Darrell Issa: Pelosi Can’t Claim Victory With Slimmer House Majority
House Speaker Nancy Pelosi shouldn’t be claiming victory in the House when she lost more than half of her majority in the November election, Darrell Issa, who is returning to the chamber after his election in California, said Monday.
“Out here in California, surfers would say that the wave ate them; they didn’t eat the wave,” the Republican lawmaker said on Fox News’ “Fox & Friends.”
Issa served for two decades in Congress before deciding not to seek reelection in 2018. He said Monday he thinks Pelosi’s predictions of a blue wave did not happen because of the far-left stance of Rep. Alexandria Ocasio-Cortez, D-N.Y., and the speaker’s “out of favor” policies.
Meanwhile, he said that President Donald Trump has changed the Republican Party to make it more sensitive to blue-collar workers and has “created an opportunity for us to make real inroads with what used to be considered the union household.”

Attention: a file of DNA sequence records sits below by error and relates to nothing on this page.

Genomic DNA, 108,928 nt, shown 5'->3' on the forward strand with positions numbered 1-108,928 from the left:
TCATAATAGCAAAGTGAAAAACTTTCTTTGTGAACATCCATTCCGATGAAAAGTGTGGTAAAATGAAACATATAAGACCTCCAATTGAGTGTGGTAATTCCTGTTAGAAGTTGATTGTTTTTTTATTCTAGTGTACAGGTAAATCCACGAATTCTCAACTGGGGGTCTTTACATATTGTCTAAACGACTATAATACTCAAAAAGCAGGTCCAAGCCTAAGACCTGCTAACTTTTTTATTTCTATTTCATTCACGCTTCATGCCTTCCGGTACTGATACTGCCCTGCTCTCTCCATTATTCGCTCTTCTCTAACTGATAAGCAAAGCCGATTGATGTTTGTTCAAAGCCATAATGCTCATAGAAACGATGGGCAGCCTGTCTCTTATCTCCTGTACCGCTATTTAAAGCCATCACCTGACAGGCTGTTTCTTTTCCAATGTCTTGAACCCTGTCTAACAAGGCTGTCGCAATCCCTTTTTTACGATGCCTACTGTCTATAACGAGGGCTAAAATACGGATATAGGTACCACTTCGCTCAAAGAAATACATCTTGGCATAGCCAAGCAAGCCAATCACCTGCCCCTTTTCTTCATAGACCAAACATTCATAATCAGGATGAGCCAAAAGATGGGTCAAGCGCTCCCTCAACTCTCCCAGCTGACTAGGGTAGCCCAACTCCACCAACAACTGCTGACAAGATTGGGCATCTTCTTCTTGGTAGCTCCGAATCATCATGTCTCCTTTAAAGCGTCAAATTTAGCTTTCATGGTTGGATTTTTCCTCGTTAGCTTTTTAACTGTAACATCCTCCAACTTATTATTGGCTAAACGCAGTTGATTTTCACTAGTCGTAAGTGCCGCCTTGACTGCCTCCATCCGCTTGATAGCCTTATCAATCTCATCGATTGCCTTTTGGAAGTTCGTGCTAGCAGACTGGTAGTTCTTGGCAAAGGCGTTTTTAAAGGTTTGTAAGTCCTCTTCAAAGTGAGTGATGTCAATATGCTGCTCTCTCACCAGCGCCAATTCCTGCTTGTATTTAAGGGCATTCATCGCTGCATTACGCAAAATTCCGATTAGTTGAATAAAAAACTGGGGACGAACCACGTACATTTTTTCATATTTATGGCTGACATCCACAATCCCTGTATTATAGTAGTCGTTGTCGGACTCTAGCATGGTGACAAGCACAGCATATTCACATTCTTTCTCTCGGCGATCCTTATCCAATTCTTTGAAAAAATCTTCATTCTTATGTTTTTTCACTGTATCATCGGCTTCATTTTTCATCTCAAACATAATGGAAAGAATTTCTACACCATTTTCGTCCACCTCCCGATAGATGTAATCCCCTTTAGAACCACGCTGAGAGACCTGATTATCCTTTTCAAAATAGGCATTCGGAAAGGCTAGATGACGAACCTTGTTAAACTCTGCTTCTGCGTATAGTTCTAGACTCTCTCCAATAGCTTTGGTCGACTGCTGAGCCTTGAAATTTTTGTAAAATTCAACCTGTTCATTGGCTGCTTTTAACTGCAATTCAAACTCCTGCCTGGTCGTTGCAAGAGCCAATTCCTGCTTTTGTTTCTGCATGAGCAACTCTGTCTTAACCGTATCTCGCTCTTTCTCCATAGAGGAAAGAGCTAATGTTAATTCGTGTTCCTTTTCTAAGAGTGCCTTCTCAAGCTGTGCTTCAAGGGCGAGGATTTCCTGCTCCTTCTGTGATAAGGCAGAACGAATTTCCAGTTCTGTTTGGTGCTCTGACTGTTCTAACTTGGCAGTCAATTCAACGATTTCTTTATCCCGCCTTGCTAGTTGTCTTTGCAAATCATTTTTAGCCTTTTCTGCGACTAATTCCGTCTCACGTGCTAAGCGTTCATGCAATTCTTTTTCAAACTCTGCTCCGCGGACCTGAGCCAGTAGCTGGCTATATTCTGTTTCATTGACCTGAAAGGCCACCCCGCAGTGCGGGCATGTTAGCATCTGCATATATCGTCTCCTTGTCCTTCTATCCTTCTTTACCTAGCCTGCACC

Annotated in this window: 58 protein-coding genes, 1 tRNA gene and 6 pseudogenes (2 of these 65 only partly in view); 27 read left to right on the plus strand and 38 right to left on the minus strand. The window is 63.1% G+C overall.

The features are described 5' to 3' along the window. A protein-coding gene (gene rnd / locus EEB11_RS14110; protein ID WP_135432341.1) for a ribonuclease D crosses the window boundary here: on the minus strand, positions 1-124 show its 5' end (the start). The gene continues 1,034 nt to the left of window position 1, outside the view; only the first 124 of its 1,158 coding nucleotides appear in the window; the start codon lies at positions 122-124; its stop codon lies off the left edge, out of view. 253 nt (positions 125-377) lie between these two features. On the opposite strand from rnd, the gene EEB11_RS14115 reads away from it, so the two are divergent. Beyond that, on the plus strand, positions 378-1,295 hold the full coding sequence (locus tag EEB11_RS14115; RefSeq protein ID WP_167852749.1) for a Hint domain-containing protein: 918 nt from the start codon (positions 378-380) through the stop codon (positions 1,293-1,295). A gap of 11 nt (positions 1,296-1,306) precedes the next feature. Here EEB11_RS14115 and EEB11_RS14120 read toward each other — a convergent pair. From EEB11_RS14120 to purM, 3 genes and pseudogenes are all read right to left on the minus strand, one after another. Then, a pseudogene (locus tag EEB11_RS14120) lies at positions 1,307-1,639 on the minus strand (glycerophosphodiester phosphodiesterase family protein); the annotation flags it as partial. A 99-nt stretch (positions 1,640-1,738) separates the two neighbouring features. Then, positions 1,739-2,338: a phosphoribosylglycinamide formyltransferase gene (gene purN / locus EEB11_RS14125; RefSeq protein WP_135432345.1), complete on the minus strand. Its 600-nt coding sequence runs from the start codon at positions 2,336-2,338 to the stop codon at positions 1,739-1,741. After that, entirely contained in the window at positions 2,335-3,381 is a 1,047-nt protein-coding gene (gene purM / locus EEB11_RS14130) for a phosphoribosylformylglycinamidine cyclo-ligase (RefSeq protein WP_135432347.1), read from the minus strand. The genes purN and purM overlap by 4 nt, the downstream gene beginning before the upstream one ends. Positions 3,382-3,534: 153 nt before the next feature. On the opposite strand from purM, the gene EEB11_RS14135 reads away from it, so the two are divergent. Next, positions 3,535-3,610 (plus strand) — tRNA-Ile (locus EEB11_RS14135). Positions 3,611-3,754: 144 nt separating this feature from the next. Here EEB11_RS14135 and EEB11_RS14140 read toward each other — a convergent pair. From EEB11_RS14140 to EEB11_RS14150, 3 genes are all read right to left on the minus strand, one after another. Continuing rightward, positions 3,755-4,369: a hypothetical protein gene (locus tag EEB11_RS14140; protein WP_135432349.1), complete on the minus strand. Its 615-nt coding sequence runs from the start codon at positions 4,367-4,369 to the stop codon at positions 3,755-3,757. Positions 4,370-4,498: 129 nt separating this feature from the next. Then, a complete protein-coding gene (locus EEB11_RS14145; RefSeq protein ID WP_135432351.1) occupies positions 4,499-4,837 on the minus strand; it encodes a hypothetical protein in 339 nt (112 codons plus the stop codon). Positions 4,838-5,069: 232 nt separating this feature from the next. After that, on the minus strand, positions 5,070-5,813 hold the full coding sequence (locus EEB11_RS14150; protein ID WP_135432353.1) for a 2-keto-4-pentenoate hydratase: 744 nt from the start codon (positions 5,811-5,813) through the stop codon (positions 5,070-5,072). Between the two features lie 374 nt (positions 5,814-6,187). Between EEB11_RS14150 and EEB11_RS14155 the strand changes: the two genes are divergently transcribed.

“In fact, the Republicans have stood with Trump to reach out and give the working man the advantage, if you will, [against] the global corporations,” said Issa.
But even though Issa is returning to a House that could have 212 or 213 Republicans, there is still “a lot of room to grow,” said Issa.
“There are still more than 15 districts that President Trump won that are occupied by Democrats,” said Issa. “In the next two years between special elections and the continued diligence of the Republican team in the House, my expectation is that we will narrow that gap even more.”
Issa noted that he has served as a representative before when the president or the Senate are from the party not held by the House, and in that situation, there must be a better job done of making sure bipartisan legislation is created.
“My Oversight Committee had 36 bills signed by President [Barack] Obama,” he said. “He signed it when it was overwhelmingly bipartisan. And that’s what the Democrats have to learn. They didn’t learn it the last two years. The last two years clearly had a lot of partisan bills that were for show, and they went normally nowhere in the Senate because they basically passed out of a straight party line.”
Published at Mon, 23 Nov 2020 12:54:27 +0000